Agricultural methanation is following a developmental pathway linked to the issue of its integration into three distinct value chains: biomass, energy and waste treatment. This triple integration has led to a wide variety of adoption methods for the technology to produce biogas, which is creating conflict and numerous compromise solutions between the various stakeholders within the three value chains. The Champagne-Ardenne region has a wide variety of development methods for agricultural methanation, which makes it unique compared with other parts of France. After introducing the analytical framework based on upgrading – a concept resulting from the Global Value Chain approach – to study the innovation process of methanation, we propose a typology of Champagne-Ardenne plants as well as keys to understanding which explain the reasons for this diversity.
P. Grouiez (University of Paris)
January 31st 2020 seminar
“A comprehensive history of the bioeconomy”
Our analysis offers a long-term reading of the transformations that agriculture has undergone, based on a triple temporal perspective: a “general economy” (Bataille) which places the history of human societies in that of nature and life, defined here as the appropriation of the flow of energy received by the earth; the socio-metabolic regimes marked by a radical break at the end of the eighteenth century when Europe – and then gradually the whole of humanity – came to depend more and more on the resources drawn from the subsoil for their energy and supply of materials; and finally the hegemonic patterns that have come and gone throughout the history of capitalism. The United Kingdom’s hegemony led to an international division of labour in which the entire world was mobilised to supply Euro-centric global biomass markets, whereas the hegemony of the United States has resulted in a radical upheaval in the role of agriculture in social metabolism. While the chemical industry reproduces synthetic products, agriculture specialises in the supply of food and, at the same time, becomes a consumer of energy and no longer a supplier, as it had always been throughout human history.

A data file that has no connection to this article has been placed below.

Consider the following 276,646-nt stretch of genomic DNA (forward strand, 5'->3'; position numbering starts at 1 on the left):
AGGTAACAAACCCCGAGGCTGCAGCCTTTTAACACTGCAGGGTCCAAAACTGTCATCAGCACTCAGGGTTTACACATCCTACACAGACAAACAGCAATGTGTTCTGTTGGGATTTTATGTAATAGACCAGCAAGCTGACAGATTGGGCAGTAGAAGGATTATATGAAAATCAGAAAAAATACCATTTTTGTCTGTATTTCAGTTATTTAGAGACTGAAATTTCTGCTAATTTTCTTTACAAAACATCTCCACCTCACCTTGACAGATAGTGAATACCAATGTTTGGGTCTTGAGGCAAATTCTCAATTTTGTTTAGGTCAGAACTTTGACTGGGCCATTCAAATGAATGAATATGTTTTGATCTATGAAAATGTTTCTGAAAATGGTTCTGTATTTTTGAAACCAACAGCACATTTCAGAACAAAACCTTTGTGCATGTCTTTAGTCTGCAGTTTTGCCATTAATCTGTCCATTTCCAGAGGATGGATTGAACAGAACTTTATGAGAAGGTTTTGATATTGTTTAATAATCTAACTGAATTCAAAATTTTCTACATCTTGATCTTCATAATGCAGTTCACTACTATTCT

For the past three decades, these methods for the production and use of agricultural products have been disputed. The “bioeconomic project” is part of this dispute and proposes to go the other way, replacing fossil fuels with agricultural products in the production of various synthetic items. The chemical industry therefore sees biomass as a new source of raw materials on a par with coal and petroleum, with the risk of seeing the same mining approach transposed there.
G. Allaire (INRAE) and B. Daviron (CIRAD) – joint seminar between the Chair in Industrial Bioeconomy and URCA’s REGARDS Laboratory
January 22nd 2019 seminar
- Taking a broad view of development. Proposing a conceptual and methodological framework for development from the case of synthetic biology
Benjamin Raimbault, Cermes3
February 15th 2019 seminar
- Innovation and territory
Didier Chabaud, IAE Paris – Sorbonne Business School
March 13th 2019 seminar
- The economic analysis of ecosystem services
Harold Levrel, Agro Paris Tech
June 14th 2019 seminar
- Productivity or transformation towards sustainability
Andreas Pyka, Université d’Hohenheim, head of the Chair for Innovation Economics
June 8th 2018 seminar
- What impact do agricultural cooperatives have? An economic, social and environmental assessment
Damien Rousselière (Université d’Angers, Agrocampus Ouest)
March 23rd 2018 seminar
- A system perspective on the role of pilot and demonstration plants in the transition to a bioeconomy: a synthesis and implications for future research
Hans Hellsmark (Chalmers University)
January 19th 2018 seminar
- Biorefineries Models and Policy
James Philp (OECD)
November 15th 2017 seminar
- Decision-making support in the upstream stages of a biorefinery project supported by multi-objective optimisation.
- Integration of sustainability dimensions for the development of bio-sourced sectors at a regional level: scenario modelling based on system dynamics.
Mauricio Camargo, University Professor, Director of International Action, ENSGSI (National School of Industrial Systems Engineering, Nancy), ERPI Laboratory (Research Team on Innovation Processes)
- “Living lab” approaches: the example of the LF2L platform (http://www.lf2l.fr/) as a player in regional development.
Laure Morel, University Professor, ENSGI, Director of the ERPI Laboratory